Why Options Traders Need To Be Mindful of Skew

“Every month is a great month for an Iron Condor!”  False.  Options income traders frequently want to throw on the same trade every month.  Sometimes they make slight adjustments for market conditions or volatility, but the reality is that it’s essential to understand the markets you’re trading.  The volatility characteristics of different markets can present additional complications that impact the performance of trades.

Suppose an income trader liked trading a Butterfly every month in the Russell 2000 ($IWM).  However, what if the trader decided to step out and move into a new, uncorrelated market and try the trade in Gold ($GLD).  Let’s take a look at the two potential trades.

The trade below shows an At The Money Butterfly in the Russell 2000 ETF ($IWM).  The position is an April 2015 118/123/128 Put Butterfly.

$IWM Put Butterfly

The next trade is an At The Money Butterfly in the Gold ETF ($GLD).  Specifically, the trade is an April 2015 113/117/121 Put Butterfly.

$GLD Butterfly Options Trade

When we look at the two images, there’s a noticeable difference between the white T+Zero lines on the risk graphs.  That difference is due to the options skew in the two markets.

Skew is used to describe the implied volatility of options at different strikes.  In equity index markets, out of the money puts trade at higher implied volatilities than at the money puts.  While options traders today expect that relationship, it didn’t always exist.  The put skew in equity index markets is something that developed after the 1987 crash.  The crash caused options traders to elevate the implied volatilities of out of the money put options in response to the downside risk.  That structural change created the put skew we have today.  However, not all markets have the same skew.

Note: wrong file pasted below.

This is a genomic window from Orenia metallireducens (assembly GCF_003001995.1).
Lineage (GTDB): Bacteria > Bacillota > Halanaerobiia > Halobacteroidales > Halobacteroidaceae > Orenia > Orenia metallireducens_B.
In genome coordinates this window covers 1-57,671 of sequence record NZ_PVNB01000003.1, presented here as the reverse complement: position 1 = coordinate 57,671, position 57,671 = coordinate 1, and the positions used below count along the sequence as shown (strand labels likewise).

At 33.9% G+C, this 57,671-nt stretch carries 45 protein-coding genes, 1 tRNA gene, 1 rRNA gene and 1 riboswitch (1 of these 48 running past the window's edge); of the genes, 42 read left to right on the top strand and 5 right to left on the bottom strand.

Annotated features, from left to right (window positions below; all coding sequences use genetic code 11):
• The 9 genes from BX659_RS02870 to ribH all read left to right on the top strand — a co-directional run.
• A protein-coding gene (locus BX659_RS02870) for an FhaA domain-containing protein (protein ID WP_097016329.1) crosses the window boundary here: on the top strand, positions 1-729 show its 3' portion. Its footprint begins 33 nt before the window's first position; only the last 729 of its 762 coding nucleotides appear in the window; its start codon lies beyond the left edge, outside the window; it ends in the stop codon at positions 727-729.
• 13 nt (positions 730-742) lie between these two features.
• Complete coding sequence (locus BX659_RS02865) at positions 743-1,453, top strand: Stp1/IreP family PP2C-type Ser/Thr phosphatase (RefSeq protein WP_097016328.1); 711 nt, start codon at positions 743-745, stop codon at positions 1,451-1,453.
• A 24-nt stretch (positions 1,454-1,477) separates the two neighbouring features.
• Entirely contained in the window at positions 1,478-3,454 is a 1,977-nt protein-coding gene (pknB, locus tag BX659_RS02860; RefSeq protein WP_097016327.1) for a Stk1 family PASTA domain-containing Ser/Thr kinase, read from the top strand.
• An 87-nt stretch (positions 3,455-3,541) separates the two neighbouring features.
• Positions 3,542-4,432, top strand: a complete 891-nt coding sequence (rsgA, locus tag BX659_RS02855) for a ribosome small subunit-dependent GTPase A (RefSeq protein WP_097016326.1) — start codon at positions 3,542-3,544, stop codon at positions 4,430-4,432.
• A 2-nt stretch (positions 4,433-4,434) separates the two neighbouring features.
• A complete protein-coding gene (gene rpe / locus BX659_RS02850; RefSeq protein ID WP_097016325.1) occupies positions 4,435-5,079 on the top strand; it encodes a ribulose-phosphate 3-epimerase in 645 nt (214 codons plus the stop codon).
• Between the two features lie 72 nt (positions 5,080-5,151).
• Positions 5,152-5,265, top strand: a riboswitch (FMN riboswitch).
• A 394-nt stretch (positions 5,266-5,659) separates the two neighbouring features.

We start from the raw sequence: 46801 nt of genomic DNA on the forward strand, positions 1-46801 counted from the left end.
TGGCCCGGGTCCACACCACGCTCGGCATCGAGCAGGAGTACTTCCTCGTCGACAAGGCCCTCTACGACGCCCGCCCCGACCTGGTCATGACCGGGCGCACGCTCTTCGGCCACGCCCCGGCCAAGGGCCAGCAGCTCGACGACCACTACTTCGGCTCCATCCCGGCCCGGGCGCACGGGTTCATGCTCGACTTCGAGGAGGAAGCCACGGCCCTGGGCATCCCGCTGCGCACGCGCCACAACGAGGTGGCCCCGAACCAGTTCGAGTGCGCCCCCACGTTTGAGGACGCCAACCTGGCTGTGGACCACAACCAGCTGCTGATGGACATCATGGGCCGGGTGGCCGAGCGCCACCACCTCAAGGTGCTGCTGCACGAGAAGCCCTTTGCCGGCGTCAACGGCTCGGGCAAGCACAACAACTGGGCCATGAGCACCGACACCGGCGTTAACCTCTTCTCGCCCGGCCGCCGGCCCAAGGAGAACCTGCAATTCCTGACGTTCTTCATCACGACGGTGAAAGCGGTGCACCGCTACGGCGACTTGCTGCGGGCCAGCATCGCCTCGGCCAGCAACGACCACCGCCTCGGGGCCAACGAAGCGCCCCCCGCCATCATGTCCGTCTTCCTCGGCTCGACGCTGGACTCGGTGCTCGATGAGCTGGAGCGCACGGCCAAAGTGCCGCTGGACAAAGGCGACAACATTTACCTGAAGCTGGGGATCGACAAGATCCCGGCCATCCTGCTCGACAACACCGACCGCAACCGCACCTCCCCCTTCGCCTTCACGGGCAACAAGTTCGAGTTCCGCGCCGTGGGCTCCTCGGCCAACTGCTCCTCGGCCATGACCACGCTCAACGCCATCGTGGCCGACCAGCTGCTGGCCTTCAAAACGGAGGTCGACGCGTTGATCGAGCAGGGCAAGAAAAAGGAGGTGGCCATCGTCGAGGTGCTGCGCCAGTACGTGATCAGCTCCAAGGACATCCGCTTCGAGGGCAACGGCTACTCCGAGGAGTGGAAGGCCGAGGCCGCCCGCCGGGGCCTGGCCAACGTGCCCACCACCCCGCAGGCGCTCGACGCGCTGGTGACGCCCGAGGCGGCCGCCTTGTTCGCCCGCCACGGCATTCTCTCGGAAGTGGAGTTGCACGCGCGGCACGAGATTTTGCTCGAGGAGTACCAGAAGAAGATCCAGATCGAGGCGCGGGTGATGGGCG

Understanding the skew is conceptually important for options traders and it will also have a significant impact on how the two trades perform.  Equity index options traders are conditioned to expect the out of the money put skew, however, sometimes that expectation is wrong.  The T+Zero line for the Gold Butterfly shown above is much flatter than the Russell Butterfly.  The flat skew will impact both the initial trade and any adjustments the trader makes.  Additionally, changes in skew will impact the positions differently and having an expectation about both volatility and skew is essential for successful trading.

Many options traders use the Greeks to manage their positions, but sometimes the Greeks can be misleading.  In this post, we discuss how a short vega butterfly trade benefitted from an increase in implied volatility.  Hint:  it has everything to do with skew.

This post originally appeared on See It Market.